Editor's note: Below you'll find the week 93 release of the NYC Recovery Index, originally published June 14, 2022. Visit the NYC Recovery index homepage for the latest data.
New York City’s Economic Recovery Index remained unchanged for the week ending June 4, 2022, at a score of 73 out of 100. Positive changes were recorded in rental availability, UI claims, subway ridership, and COVID-19 hospitalizations, which declined from the highs reached last week. Meanwhile, a notable decline was seen in the number of restaurant reservations, eliminating recent gains within the city’s dining scene.
New York City’s economic recovery stands at a score of 73 out of 100, according to the New York City Recovery Index, a joint project between Investopedia and NY1. Over two years into the pandemic, New York City’s economic recovery is just under three-quarters of the way back to pre-pandemic levels.
COVID-19 Hospitalization Rate Retreats
The COVID-19 hospitalization rate in New York City fell considerably during the week ending June 4, falling to 78 average daily hospitalizations, down from a post-omicron high of 98 recorded during the previous week. Hospitalization rates remain over four times higher than the post-omicron low of 18 recorded on March 12, though this week’s decline provides an encouraging sign that infection rates and hospitalizations may have peaked. Encouragingly, rising infection rates caused by the spread of omicron subvariants have not had as drastic of an effect on hospitalizations as prior waves of the pandemic.
According to the CDC, 100% of all new cases continue to be omicron-related, with the specific BA.2.12.1 subvariant now accounting for 80.7% of new infections. Region 2 of the Department of Health and Human Services, which encompasses New York, New Jersey, Puerto Rico, and the U.S. Virgin Islands currently has the highest prevalence of this subvariant among all census regions tracked by the CDC. The share of fully vaccinated New York City residents continues to inch higher, with 78.7% of residents fully immunized against COVID-19, according to NYC Health & Hospitals data.
The number of patients currently in intensive care units (ICUs) throughout city hospitals also declined, though not as drastically as hospitalizations overall. Hospitalizations declined by 20%, while ICU admittances for COVID-19 fell by only 8.9%. Furthermore, the number of patients requiring intubation declined by an even smaller share of 2.4%. This indicates that further declines in the COVID-19 hospitalization rate will be necessary over coming weeks in order to reduce the rate of more serious health complications that require ICU admittance.
Unemployment Claims Decline
Unemployment insurance (UI) claims declined by 410 total claims during the week ending June 4, reaching 4,940 claims. This decline puts the current figure below the 2019 rolling average of claims tracking the equivalent pre-pandemic week, which numbered 5,473. With current UI claims below June 2019 levels, this measure is considered fully recovered. UI claims have closely tracked pre-pandemic levels in recent weeks, fluctuating between a full recovery and being marginally above the pre-pandemic baseline.
Home Sales Decrease Slightly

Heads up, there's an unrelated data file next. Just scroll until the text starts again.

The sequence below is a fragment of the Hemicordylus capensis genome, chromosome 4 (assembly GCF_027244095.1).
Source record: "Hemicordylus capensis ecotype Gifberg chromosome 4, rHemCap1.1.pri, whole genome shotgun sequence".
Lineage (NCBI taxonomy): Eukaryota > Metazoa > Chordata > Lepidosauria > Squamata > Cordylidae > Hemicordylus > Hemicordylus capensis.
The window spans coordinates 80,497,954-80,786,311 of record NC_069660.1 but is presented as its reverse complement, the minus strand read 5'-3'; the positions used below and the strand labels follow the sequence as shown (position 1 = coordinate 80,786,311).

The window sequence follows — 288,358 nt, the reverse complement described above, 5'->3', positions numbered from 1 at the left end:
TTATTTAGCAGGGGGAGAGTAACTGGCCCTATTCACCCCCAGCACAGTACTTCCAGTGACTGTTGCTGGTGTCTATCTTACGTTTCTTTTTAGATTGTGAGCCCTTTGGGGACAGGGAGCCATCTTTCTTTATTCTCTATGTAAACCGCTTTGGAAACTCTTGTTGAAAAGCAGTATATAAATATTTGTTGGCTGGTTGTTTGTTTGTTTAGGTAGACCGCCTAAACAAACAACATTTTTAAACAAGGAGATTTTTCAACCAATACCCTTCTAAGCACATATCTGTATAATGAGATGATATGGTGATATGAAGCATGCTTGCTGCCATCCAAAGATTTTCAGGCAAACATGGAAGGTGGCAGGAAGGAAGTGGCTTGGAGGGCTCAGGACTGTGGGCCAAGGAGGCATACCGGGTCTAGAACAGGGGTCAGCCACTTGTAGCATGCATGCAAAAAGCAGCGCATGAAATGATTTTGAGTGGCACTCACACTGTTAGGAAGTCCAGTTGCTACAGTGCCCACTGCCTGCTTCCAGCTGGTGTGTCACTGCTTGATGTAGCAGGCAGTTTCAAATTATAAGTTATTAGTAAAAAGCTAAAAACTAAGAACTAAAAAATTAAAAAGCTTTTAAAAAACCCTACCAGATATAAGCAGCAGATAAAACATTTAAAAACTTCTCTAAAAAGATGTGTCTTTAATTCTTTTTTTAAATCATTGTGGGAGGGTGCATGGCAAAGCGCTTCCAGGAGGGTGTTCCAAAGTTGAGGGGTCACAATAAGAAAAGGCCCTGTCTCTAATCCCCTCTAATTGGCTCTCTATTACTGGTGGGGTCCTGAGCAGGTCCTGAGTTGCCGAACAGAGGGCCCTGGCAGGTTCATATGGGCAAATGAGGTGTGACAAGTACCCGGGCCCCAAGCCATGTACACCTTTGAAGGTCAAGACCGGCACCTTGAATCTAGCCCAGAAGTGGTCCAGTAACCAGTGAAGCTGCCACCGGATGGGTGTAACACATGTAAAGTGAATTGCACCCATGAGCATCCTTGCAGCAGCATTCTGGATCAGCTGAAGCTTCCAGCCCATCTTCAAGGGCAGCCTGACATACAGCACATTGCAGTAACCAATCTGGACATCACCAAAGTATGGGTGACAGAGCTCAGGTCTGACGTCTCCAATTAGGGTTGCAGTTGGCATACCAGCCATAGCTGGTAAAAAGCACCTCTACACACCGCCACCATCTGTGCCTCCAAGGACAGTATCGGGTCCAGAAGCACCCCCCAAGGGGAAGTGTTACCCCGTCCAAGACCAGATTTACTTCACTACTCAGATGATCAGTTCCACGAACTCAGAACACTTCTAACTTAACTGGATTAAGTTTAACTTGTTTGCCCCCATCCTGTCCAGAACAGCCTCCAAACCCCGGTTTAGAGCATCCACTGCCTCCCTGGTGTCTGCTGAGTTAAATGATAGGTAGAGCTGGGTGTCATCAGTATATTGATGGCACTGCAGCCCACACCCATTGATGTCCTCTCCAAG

Pending home sales across the five boroughs of New York City had a slight decrease for the week ending June 4, and are now about 32% above pre-pandemic levels. Week-over-week home sales declined by 49 to a total of 544. Home sales have remained well above pre-pandemic levels in recent months, driven by a surging national real estate market. Breaking down the results by borough, Manhattan now leads the citywide average with home sales 39% above its pre-pandemic baseline. Brooklyn and Queens follow with home sales 31.5% and 19% above their pre-pandemic baselines, respectively.
Rental Vacancies Surge
The number of rental vacancies in the city’s real estate market surged during the week of June 4, recording a strong gain of 803 rental units. The increase puts the total number of available vacancies at 13,439, with gains nearly recuperating the large losses witnessed over the prior week. However, current rental availability remains at just 75% of the pre-pandemic level, with a shortfall of about 3,000 rental units compared to the pre-pandemic average. Gains were also somewhat subdued compared to the typical increase encountered in June for a given pre-pandemic year.
Subway Ridership Rebounds
Subway ridership experienced a healthy rebound compared to the prior week, rising to 38% below the pre-pandemic level, compared to 40.3% previously. The MTA reported daily ridership levels averaging 2.69 million passengers. Ridership staged an encouraging rebound this week relative to the large declines experienced last week, but remains below the recent high of 33% below recovery achieved two weeks ago.
Restaurant Reservations Plunge
Restaurant reservations recorded a large decline in the week ending June 4, extending losses for the second consecutive week. The seven-day average of reservations declined to 43.7% below the pre-pandemic level, compared to 35.2% last week. With this week’s considerable decline, restaurant reservations have shed all their gains dating back to March, during a time of the year when reservations typically increase. It is a disappointing start to the summer season for New York City’s restaurant industry, with the recovery likely to be much longer than previously anticipated.